A boost to seismology in Algeria

Published online 28 May 2010

Hichem Boumedjout

An earthquake that hit Algeria in 2003 left more than 2,000 people dead.
An earthquake that hit Algeria in 2003 left more than 2,000 people dead.

Algeria announced plans to construct an international research university for seismology with funding from the United Nations Educational, Scientific and Cultural Organization (UNESCO). Construction will start this autumn, with the university opening its doors in 2012. The university will collaborate with the International Institute of Seismology and Earthquake Engineering (IISEE) in Tokyo, Japan.

"Algeria is a country with a risk of earthquake, so I think it's a good idea," said Takashi Imamura, who is the programme specialist in charge of the UNESCO International Platform for Reducing Earthquake Disaster.

The university will study earthquakes and tsunamis, with a focus on North Africa, which is a region poor in seismology research. "This university will hopefully cover the lack of research in the region," said Djillali Benouar, who is a seismologist at the University of Science and Technology Houari Boumediene (USTHB) in Algeria.

"This will be a huge opportunity for students in the region who are studying seismology," added Mehdi Zare, who is the head of the National Centre for Earthquake Prediction at the International Institute of Earthquake Engineering and Seismology (IIEES) in Iran.

An active seismic belt runs through Algeria, Tunisia and Morocco in North Africa, making the area vulnerable to geologic hazards, which can lead to natural disasters.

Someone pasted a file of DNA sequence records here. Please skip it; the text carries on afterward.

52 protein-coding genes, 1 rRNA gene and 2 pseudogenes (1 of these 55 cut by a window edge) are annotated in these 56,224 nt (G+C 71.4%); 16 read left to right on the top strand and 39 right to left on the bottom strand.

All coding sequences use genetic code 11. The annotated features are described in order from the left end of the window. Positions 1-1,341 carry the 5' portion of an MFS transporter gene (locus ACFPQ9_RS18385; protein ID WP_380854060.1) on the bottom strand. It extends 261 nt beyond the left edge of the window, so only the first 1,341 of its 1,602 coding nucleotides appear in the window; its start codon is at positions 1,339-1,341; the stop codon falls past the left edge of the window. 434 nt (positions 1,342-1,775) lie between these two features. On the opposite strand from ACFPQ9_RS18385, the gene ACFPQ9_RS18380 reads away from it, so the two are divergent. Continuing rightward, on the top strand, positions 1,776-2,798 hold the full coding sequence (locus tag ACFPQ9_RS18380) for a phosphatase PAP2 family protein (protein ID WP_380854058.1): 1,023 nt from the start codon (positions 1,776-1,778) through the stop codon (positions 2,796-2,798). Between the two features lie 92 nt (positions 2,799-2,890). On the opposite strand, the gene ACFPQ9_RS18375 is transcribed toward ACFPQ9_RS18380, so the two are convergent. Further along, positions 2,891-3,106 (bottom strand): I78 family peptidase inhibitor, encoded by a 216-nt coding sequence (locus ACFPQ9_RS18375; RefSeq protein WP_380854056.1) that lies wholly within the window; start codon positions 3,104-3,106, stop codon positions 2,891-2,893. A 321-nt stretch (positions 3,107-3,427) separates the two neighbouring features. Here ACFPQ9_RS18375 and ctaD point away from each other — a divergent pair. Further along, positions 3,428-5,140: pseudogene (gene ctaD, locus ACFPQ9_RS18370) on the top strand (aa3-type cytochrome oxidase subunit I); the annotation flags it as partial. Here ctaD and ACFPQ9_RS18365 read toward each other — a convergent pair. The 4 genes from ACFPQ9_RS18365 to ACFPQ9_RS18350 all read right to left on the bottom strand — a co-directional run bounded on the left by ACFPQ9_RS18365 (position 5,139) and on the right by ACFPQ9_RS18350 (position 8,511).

Beshir Salamy, who is the programme manager at the Department of Scientific Research and Technological Development in Algeria, said they are studying the specifications of the project. "We are currently putting together a list of the professors who will conduct research in the university."

However, the department is having trouble convincing Algerian researchers abroad to return home to work in the new institute. The education classification system used in the West is different from that in Algeria, which is causing complications. "The same problem also faces other researchers from different nationalities who will join the university," explained Salamy. They are currently working on solving this problem to attract these researchers back home.

Nada Boshra, who is a Sudanese seismologist, stressed that international collaboration with centres and researchers worldwide will be pivotal to the success of the university.

Benouar also suggested that the university should have sections dedicated to earthquake-architecture research, to make it more complete.